" will be able to be my witnesses"
It’s important at this point to emphasize that being “witnesses” is much more, (note I said more, as in not the only thing) than stating facts and verses in hopes to persuade a person to “accept” Christ. We are “witnesses” to a “Kingdom”, to a “Mission”. We are witnesses empowered, not by brute strength, but by the One described in Scripture as counselor, advocate, and comforter. I wonder if you have ever deeply considered what it means to be empowered by the Holy Spirit in light of the ways we know Scripture defines Him? By His work in our lives, and our availability to be worked through, it’s seems logical to expect that His “personality” would gradually permeate its way into how we express our lives of faith. For instance, as a Spirit empowered witness, I boldly declare truth about God the Father and His Son Jesus. But, I do it through the power given to me by the counselor, the comforter, the advocate - seeking the best for the person or community.

What do you think about this kind of Kingdom? Is this a different kind of Kingdom than the one you had fashioned in your mind? As I mentioned last week, the ultimate rule of Christ will happen. But, this is not our primary concern right now. God will work out those details. We wait... We anticipate... We hope... Until then, our concern is to busy ourselves being Spirit empowered comforters, advocates, and counselors to the ends of the earth. It’s my prayer and hope that today we have a better understanding of what that looks like.

Sunday, January 2, 2011

Introduction to Acts

Over the next couple of months The Mission will be working its way through the Book of Acts. To help follow along, I would like to provide a summary of each lesson. Please join us if you can as I'm sure this will be a significant time in the life of our church.

Intro to Acts

The Book of Acts is crucial for us as a bridge to the epistles. Acts serves as a perfect middle ground for us to consider a more FULL understanding of Jesus, His Kingdom, and His Body. Acts challenges us to bring The Kingdom of Heaven to a focal point now. Not just some far off, distant scenario that will only be accomplished when Jesus returns. The Kingdom is very much alive today, and will be fully realized upon Christ’s return. Our job is to continue the presence of Christ on earth today, passionately living to restore justice, serve the poor and needy, and love one another completely. Jesus will bring all this to it’s ultimate consummation by physically returning to earth, bringing with him a completely restored social and political system. At some point in time, every knee will bow and every tongue will confess that Jesus Christ is Lord. But, that hasn’t happened yet. With each second that passes by is one more second that we should be doing our job, while anxiously anticipating the Return of Jesus.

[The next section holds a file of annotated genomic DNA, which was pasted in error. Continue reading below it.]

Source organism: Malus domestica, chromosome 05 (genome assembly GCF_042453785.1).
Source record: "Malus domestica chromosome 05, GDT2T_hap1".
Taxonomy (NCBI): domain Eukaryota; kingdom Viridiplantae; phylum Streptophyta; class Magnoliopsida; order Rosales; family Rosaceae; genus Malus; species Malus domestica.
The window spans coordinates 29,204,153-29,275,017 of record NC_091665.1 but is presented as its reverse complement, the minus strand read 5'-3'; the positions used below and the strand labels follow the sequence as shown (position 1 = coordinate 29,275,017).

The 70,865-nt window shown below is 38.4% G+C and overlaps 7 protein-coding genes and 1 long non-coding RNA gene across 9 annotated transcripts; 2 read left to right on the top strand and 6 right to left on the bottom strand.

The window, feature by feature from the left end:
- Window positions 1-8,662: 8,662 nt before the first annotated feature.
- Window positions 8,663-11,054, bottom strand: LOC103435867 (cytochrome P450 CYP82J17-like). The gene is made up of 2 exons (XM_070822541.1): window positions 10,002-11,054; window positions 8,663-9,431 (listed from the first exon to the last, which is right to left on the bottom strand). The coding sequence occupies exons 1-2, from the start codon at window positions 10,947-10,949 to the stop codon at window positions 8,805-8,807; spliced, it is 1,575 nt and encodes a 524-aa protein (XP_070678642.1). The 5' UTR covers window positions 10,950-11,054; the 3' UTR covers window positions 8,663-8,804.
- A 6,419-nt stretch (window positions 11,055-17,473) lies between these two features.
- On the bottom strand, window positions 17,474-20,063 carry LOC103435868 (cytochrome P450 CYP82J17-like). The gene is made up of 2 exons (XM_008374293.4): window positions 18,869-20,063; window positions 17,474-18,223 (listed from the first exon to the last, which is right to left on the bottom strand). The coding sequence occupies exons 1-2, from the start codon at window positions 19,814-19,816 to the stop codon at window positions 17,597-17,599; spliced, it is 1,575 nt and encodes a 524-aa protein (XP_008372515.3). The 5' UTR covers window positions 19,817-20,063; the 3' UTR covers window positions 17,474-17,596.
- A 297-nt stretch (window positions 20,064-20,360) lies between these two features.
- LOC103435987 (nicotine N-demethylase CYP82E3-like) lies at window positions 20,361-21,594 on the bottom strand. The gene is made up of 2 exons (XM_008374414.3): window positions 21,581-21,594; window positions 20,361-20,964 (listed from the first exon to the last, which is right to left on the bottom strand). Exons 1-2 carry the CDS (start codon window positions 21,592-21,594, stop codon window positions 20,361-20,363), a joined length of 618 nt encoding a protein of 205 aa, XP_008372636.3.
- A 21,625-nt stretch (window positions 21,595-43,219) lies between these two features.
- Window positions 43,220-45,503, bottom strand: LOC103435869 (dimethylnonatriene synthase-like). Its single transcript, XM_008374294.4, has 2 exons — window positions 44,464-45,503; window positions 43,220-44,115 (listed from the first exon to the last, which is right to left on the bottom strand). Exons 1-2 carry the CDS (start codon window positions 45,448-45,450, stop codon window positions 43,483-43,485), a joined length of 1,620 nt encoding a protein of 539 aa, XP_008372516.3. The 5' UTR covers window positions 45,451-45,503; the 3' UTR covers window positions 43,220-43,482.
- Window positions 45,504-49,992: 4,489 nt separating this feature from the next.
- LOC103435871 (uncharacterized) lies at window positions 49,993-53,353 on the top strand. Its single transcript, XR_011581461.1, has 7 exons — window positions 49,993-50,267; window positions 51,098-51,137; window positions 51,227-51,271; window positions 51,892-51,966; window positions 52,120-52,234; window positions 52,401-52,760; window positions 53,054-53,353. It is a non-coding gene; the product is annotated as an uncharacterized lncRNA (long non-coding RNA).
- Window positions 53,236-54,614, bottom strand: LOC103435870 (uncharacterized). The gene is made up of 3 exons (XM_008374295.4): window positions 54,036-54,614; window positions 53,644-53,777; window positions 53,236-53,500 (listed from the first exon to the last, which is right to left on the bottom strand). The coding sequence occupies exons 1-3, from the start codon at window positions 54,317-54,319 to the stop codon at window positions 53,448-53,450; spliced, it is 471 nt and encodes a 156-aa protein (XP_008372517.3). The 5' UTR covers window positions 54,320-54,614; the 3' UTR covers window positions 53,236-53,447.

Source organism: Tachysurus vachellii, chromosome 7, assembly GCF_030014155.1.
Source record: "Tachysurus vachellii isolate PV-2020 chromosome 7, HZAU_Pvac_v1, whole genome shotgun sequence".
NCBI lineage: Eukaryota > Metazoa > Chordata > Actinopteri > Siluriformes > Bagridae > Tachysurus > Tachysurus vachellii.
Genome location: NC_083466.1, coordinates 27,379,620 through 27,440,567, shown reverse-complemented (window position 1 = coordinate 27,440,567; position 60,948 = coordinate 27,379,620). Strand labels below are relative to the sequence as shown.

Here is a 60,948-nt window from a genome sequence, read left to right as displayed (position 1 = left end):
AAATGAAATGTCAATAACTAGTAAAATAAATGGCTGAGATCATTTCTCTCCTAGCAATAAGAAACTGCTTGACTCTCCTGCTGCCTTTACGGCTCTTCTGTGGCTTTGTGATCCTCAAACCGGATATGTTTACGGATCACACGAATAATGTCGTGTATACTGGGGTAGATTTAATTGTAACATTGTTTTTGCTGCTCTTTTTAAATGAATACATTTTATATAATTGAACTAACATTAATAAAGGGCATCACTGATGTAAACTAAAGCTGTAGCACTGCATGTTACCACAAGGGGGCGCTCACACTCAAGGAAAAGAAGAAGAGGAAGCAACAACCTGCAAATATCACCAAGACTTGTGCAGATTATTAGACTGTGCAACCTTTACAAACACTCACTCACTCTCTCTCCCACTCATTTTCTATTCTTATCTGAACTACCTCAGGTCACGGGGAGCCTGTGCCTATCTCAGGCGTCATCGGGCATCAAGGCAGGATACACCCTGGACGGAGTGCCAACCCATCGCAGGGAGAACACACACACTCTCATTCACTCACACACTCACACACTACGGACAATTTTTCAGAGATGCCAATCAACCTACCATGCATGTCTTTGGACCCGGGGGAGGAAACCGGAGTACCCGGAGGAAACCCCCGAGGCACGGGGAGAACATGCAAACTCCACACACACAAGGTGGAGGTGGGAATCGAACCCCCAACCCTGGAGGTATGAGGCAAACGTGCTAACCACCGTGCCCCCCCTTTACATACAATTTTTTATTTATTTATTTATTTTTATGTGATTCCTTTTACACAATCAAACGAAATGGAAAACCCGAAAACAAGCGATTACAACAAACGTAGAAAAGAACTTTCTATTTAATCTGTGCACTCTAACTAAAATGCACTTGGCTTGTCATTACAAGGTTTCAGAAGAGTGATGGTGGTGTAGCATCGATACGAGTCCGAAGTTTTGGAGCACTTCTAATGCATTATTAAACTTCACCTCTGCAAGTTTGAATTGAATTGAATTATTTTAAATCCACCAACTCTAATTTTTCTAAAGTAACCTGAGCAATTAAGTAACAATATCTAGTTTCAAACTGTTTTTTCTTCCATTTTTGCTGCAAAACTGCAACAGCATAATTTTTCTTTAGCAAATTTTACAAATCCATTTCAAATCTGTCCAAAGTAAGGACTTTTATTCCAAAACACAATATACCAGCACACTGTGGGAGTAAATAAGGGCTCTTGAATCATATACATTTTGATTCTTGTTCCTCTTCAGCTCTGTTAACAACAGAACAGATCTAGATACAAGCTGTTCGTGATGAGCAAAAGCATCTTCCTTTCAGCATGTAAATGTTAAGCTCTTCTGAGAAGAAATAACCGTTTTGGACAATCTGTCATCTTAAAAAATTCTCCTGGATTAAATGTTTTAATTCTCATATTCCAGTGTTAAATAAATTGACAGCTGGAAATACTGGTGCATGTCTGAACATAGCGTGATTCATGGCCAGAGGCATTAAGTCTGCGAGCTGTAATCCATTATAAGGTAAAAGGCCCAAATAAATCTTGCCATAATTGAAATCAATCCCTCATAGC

Acts was written by Luke, a devoted co-worker of Paul, nearly 30 years after the ascension of Christ. It’s interesting to note that the Book of Acts chronologically covers about a 30 year span. So, as Luke traveled with Paul and Timothy for around 30 years, he meticulously kept records of not only the goings on of the earthly ministry of Jesus, but also of the post ascension ministry of Christ. He had access to James, Peter, Mark, John, Barnabas, Apollos, Priscilla and Aquilla, and the list goes on. He very well could be the one person in the best position to write an objective history of both the life of Jesus, and the actions of Jesus through His followers after His ascension. In my opinion, Luke has to be mentioned as one of the most important writers in the New Testament. Luke stands in the gap for us that long to merge Jesus’ Kingdom of Heaven, radical social, political, and religious living, and our present apologetical, fact driven, highly cerebral, knowledge based Christianity. If we are to become both knowledgeable and active followers of Christ, Acts is an important place to start.

The Book of Acts is about balance. Balance between knowing and doing, between faith and deeds. It’s the best parts of liberal and conservative Christianity all rolled into one great story. You have incredibly clear and knowledgeable sermons delivered by significant and foundational figures. And, you have amazingly passionate and sacrificial acts of service. Simply, it's church the way it was meant to be.

So, Acts will be our Bridge. It will help us to define ourselves as a church, and define what to do as a church. It will spur us on to become the 29th chapter of Acts - the continuation of this great story of both incredible knowledge, and miraculous action. It will challenge us to be people of faith, and to do, through faith, what Jesus did. We will learn that we need to be people that know how to clearly communicate Jesus, his life, and the religious tradition that He came from. And, we will see how important it is to be ambassadors of Jesus to those that need us, those that are hurting, to those that can’t help themselves. We will also be challenged to let go of all of our prejudices as Acts provides us with a biblical mandate for building a diverse, multi-ethnic, multi-economic, and multi-political body of Christ.

Acts is just as much about Jesus as the four gospels of Matthew, Mark, Luke, and John. His physical presence is gone, but His spirit-indwelt body of followers is alive and kicking. The next few months will be a journey of discovery for sure. It is my prayer that our study of Acts will become a catalyst to propel The Mission forward as a vibrant, knowledgeable, sacrificial, and balanced group of followers.